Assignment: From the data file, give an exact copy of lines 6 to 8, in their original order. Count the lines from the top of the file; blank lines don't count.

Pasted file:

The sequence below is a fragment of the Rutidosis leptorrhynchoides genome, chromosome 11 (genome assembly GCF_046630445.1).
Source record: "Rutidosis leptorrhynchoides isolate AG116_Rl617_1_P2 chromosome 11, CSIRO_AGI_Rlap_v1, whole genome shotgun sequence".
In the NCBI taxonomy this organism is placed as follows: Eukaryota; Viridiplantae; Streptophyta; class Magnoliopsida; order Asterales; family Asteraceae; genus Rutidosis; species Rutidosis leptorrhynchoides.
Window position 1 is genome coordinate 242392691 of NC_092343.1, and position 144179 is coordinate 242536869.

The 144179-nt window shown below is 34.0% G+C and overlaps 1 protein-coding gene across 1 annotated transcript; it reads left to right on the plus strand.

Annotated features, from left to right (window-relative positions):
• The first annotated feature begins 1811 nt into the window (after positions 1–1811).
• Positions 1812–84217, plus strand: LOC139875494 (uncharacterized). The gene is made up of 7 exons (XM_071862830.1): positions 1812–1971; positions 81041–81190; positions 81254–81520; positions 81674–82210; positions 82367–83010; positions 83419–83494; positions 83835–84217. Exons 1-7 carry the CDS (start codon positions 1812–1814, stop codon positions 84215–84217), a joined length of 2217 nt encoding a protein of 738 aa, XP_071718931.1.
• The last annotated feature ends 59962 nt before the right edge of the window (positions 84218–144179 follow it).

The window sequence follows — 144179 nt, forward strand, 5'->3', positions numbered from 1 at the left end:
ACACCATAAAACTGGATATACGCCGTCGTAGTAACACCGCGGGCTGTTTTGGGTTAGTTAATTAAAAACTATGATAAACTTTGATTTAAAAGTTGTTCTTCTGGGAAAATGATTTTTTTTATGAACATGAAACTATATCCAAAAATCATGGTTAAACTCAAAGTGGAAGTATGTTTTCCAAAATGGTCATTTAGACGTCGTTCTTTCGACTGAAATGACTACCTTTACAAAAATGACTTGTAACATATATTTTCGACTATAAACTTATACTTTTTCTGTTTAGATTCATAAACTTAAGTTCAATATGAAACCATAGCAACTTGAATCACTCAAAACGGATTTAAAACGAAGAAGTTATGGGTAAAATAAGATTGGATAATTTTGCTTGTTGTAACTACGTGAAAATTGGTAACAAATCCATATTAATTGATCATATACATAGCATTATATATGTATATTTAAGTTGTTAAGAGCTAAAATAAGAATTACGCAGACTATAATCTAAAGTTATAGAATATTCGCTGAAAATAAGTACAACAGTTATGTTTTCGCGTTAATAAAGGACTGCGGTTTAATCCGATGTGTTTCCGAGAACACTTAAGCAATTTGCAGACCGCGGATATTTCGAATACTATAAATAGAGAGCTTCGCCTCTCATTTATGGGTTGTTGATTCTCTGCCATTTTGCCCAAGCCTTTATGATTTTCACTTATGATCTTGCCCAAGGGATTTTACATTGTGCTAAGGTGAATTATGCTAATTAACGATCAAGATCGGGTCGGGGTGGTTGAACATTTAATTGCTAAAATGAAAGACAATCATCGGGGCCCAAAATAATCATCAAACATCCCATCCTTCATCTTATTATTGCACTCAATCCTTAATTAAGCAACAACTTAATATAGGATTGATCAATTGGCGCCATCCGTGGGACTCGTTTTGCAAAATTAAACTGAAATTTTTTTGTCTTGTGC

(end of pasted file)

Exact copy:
Annotated features, from left to right (window-relative positions):
• The first annotated feature begins 1811 nt into the window (after positions 1–1811).
• Positions 1812–84217, plus strand: LOC139875494 (uncharacterized). The gene is made up of 7 exons (XM_071862830.1): positions 1812–1971; positions 81041–81190; positions 81254–81520; positions 81674–82210; positions 82367–83010; positions 83419–83494; positions 83835–84217. Exons 1-7 carry the CDS (start codon positions 1812–1814, stop codon positions 84215–84217), a joined length of 2217 nt encoding a protein of 738 aa, XP_071718931.1.